CIMF / Opening gala gets festival off to a good start

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Pianist Edward Neeman… played with great clarity, clearly defined rhythm placement, excellent dynamic contrast and a sublime understanding of the written ornamentation. Photo: Peter Hislop

Canberra International Music Festival / Concert 2, “Opening Gala – The Elements”. At Fitters’ Workshop, April 30. Reviewed by IAN McLEAN

A VEHICLE breakdown meant this normally always punctual reviewer missed the William Barton (didgeridoo) and Veronique Serrett  (violin) “First Light” introduction, but a kindly neighbour and his speedy car ensured I arrived just as pianist Edward Neeman took to the stage. 

An understandably agitated self was quickly calmed by his delicate and graceful interpretation of Mozart’s “Piano Sonata No 11 in A Major, Alla turca, KV331”. 

Neeman played with great clarity, clearly defined rhythm placement, excellent dynamic contrast and a sublime understanding of the written ornamentation. 

The much-loved slow opening movement and the pretty “Menuetto” were precise and beautiful while the concluding Turkish march was, most appropriately, boisterous and bombastic. This was an excellent start to a fine concert.

In honour of lifelong supporter of music in Canberra, Betty Beaver, it has become a tradition since 2007 that each CIMF opening gala concert features a new piece specifically written under the banner of the “Beaver Blaze”. 

Kate Neal’s “Fanfare”… admirably performed by the Golden Gate Brass Quintet. Photo: Peter Hislop

Kate Neal, awarded Performance and Instrumental Work of the Year at the 2016 Art Music Awards, composed this year’s “Fanfare” offering, which was admirably performed by the Golden Gate Brass Quintet. These fine Australian musicians blended wonderfully to present a fitting world premiere of this catchy and clever piece that features flourishes of trills, hints of jazz, driving rhythms and fine dynamics, which suited the venue perfectly.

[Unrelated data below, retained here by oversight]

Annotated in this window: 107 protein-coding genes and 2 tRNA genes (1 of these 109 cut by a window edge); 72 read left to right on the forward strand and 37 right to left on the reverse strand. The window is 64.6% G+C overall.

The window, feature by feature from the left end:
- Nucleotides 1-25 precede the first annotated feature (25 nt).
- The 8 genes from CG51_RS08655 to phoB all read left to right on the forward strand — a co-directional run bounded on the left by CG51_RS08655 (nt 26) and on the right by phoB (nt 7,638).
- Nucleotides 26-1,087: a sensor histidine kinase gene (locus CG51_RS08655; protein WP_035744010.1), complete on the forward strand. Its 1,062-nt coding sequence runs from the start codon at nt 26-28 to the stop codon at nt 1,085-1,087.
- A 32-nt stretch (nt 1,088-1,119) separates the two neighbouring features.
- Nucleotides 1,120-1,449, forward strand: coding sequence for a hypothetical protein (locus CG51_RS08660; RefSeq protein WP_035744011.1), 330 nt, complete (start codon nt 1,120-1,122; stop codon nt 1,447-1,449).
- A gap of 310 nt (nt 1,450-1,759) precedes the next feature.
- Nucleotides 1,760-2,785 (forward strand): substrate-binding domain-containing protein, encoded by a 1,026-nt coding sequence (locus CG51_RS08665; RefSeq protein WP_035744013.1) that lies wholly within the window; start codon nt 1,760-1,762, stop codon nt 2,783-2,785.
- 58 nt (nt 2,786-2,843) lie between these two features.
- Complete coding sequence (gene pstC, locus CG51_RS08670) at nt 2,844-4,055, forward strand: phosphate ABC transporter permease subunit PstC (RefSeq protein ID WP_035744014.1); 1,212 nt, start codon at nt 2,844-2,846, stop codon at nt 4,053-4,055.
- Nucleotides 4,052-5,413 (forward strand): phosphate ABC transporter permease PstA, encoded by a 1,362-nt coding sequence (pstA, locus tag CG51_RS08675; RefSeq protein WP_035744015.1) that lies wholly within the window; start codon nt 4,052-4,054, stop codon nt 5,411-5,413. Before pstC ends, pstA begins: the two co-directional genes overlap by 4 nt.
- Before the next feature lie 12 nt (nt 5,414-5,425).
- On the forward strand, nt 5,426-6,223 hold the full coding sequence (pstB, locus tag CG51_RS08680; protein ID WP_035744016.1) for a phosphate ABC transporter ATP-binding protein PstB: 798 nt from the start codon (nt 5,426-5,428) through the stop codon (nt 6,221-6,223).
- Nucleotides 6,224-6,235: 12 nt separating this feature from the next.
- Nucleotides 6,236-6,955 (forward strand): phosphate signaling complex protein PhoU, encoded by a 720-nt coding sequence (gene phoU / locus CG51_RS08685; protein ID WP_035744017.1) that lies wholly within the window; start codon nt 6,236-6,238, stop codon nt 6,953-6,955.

Brass again, but in a totally different style, as four trombonists from the Australian Romantic and Classical Orchestra performed Beethoven’s “Three Equales”, solemn music actually played at Beethoven’s funeral in 1827. 

Theatrically presented with the players not on stage, but gathered in a circle in the centre of the Fitters’ Workshop, this emotive work again displayed blended brass at its best with most pleasingly accurate intonation and an ensemble sound that resonated brilliantly throughout the performance space.

Particular credit is due to Festival technical manager, Nathan Sciberras. His inventive lighting design for the entire concert enhanced the atmosphere considerably and is most welcome.

Composer Brenda Gifford is a proud Yuin woman who originally conceived “Djiribawal” for the 2020 Festival. The substantial four-movement work is an interpretation of elements of nature and made for a pleasing finale to this fine concert. 

Performed by the Australian Art Orchestra and the Festival Strings, the first movement, “Bagan – earth”, began with the deep tone of the bass clarinet setting a mystical and mysterious atmosphere where piano touches, then brass, percussion and violin additions, created a folk-like tune. 

“Ngadjung – water” featured didgeridoo initially in a racing torrent before giving way to a calm flow as trumpet rode over inventive bass and violin. During “Miriwa – sky”, treble James Hodgson joined violin in an interactive duet, while clarinet and piano provided underlying peace and tranquillity. 

“Ganji – fire” then utilised the didgeridoo as its basis before fascinating percussion, then bass and violin effects were added, as volume and intensity magnified relentlessly to create an inferno. This was music of imagery at its finest and will no doubt prove to be a most welcome addition to Australian repertoire. 

The opening gala was a most enjoyable musical evening, the 2021 CIMF has kicked off well.

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